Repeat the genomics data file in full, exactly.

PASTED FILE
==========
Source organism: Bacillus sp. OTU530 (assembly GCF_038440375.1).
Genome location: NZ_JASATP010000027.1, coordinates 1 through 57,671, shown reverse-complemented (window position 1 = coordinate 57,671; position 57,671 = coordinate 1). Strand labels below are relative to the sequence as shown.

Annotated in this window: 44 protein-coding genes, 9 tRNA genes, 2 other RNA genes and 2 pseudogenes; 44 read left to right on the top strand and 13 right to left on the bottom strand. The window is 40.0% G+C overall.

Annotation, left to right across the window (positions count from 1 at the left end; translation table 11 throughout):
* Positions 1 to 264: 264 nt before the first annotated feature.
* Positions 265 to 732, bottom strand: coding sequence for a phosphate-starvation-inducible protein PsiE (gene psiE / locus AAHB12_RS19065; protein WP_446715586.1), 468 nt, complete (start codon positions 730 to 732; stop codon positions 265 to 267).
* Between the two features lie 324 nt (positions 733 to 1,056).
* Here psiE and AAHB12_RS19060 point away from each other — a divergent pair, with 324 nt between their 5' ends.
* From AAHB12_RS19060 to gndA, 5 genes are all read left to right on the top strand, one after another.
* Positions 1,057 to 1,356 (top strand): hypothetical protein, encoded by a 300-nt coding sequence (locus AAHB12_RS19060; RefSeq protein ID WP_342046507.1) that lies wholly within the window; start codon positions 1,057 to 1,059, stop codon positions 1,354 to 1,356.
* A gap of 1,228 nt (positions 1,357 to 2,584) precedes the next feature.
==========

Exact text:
Source organism: Bacillus sp. OTU530 (assembly GCF_038440375.1).
Genome location: NZ_JASATP010000027.1, coordinates 1 through 57,671, shown reverse-complemented (window position 1 = coordinate 57,671; position 57,671 = coordinate 1). Strand labels below are relative to the sequence as shown.

Annotated in this window: 44 protein-coding genes, 9 tRNA genes, 2 other RNA genes and 2 pseudogenes; 44 read left to right on the top strand and 13 right to left on the bottom strand. The window is 40.0% G+C overall.

Annotation, left to right across the window (positions count from 1 at the left end; translation table 11 throughout):
* Positions 1 to 264: 264 nt before the first annotated feature.
* Positions 265 to 732, bottom strand: coding sequence for a phosphate-starvation-inducible protein PsiE (gene psiE / locus AAHB12_RS19065; protein WP_446715586.1), 468 nt, complete (start codon positions 730 to 732; stop codon positions 265 to 267).
* Between the two features lie 324 nt (positions 733 to 1,056).
* Here psiE and AAHB12_RS19060 point away from each other — a divergent pair, with 324 nt between their 5' ends.
* From AAHB12_RS19060 to gndA, 5 genes are all read left to right on the top strand, one after another.
* Positions 1,057 to 1,356 (top strand): hypothetical protein, encoded by a 300-nt coding sequence (locus AAHB12_RS19060; RefSeq protein ID WP_342046507.1) that lies wholly within the window; start codon positions 1,057 to 1,059, stop codon positions 1,354 to 1,356.
* A gap of 1,228 nt (positions 1,357 to 2,584) precedes the next feature.